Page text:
The story of baking bread in a wood-fired oven is a well-known one for the people of Dubrovnik and is deep-rooted in the cuisine of Dubrovnik region. Throughout the entire area, numerous households have been baking specialties in wood-fired ovens for a very long time, and thus kept the tradition of their grandmothers and grandfathers alive. The way the dishes have been prepared is a reflection of Dubrovnik’s customs. Even though the seamen and merchants traveling the world gained a variety of experience and brought numerous innovations to the city, in terms of cuisine, the people of Dubrovnik have remained loyal to tradition and held fast to traditional recipes. Bread used to be made of mixed flour (wheat, barely and corn), but only once a week. Bread made entirely of wheat flour was consumed only on special occasions. The bread was kneaded in a wooden trough (traditionally called nacve or kopanja) with homemade yeast, and in the case of extreme scarcity, when there was no salt in the household, people used sea water for the dough. A quick version of bread made without yeast, called pogaca, was often made in wood-fired ovens. This dough is very similar to the pizza dough we make today.
Now, you may ask what is a traditional wood-fired oven? Wood-fired ovens used to be built as detached structures or as a part of the back wall in the kitchen. They are basically chambers enclosed by a refractory material such as stone, brick, or refractory concrete. These ovens are traditionally heated with wood, straw, or some other locally available combustible material, but can also be heated with coal. The best fuel for a flash fire is the fuel that burns hot and fast. Tree prunings are perfect, as are small-diameter branches, and construction scraps. It is a well-known fact that bread is ten times better when baked in such ovens than in regular stoves. These ovens were traditionally used also to dry fruits, mushrooms, herbs or the firing wood for the next firing if it was fresh or too wet from the rain.
Baking in such ovens is a ritual, an opportunity to gather family and friends around the fire and cook a heartwarming meal that will remain in our memories and always remind us of home. It is about eating wonderful foods prepared by ourselves and cooked using a little fire in a wood burning pizza-bread traditional oven. It is visually very pleasing, interesting, as well as efficient and economical. You can cook meats, roasts, casserole dishes, bake cakes and never have to clean the grease inside the oven. It will burn in the oven’s hearth. This type of oven creates a thick, crisp, crackly crust that’s better than any you could hope to achieve without a professional bread oven. How does it work? First, let’s do a quick recap on the science of bread baking. Bread forms the crispest, crackliest, most blistered crust when it is baked at very high heat in a very moist environment. The high heat produces oven spring—the rapid expansion of air bubbles and water vapor inside the dough that creates its airy, open structure. The walls of the oven store heat from a fire built within the oven chamber. After the fire has sufficiently heated the walls of the oven, all embers and ash are swept out of the oven, but the fire can be kept in the background. A deep and wonderful crust is one of the foremost features of wood-oven baked goods. Obviously, this heat radiates across the dome evenly while the floor of the oven is slightly cooler than the vault top under which we place our meals. The baking temperature is very high and it is in this environment that a good pizza is made since high temperature produces flavors which can’t be achieved by slow cooking.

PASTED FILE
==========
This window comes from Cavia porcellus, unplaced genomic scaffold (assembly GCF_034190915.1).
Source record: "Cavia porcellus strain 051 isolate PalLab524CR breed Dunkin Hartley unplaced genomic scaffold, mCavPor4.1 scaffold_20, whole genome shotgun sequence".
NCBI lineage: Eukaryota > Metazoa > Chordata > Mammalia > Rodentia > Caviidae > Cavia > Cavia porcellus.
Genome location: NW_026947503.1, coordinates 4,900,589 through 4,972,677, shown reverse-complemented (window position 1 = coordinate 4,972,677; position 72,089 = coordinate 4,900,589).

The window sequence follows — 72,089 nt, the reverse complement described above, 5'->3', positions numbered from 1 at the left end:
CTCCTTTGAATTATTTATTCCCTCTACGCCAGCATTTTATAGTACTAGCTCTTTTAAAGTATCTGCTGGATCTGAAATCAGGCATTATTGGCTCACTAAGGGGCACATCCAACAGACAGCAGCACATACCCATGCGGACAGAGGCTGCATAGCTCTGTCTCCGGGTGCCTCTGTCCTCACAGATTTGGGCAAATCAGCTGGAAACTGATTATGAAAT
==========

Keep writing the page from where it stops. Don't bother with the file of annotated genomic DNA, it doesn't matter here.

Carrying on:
This recipe makes enough dough for 3-5 of 12″ to 16″ (305mm to 406mm) thin bases for pizzas.
410 grams plain fine flour
7 grams active dry yeast – or one ½ tablespoon
1 teaspoon salt
250 ml “tepid” water
1. Mix all of the dry ingredients first, then add the water. It will appear to be too dry at first. Do not add water. Keep working the dough until it is smooth.
2. Let the dough rise once (1 hour). Punch it down and knead again.
3. Let the dough rise a second time for 1 hour.
4. After it has risen, punch it down and use it for your pizza. The dough will rise a little while you put the rest of your pizza toppings on it. First place the rolled out dough onto floured wooden peel. Then place your toppings. Always start with tomato sauce, then mushrooms, then the rest of the ingredients and finish with cheese and olives. Slide the pizza inside the oven with the peel, let bake for 2 minutes (turn around halfway through) and take it out. Serve.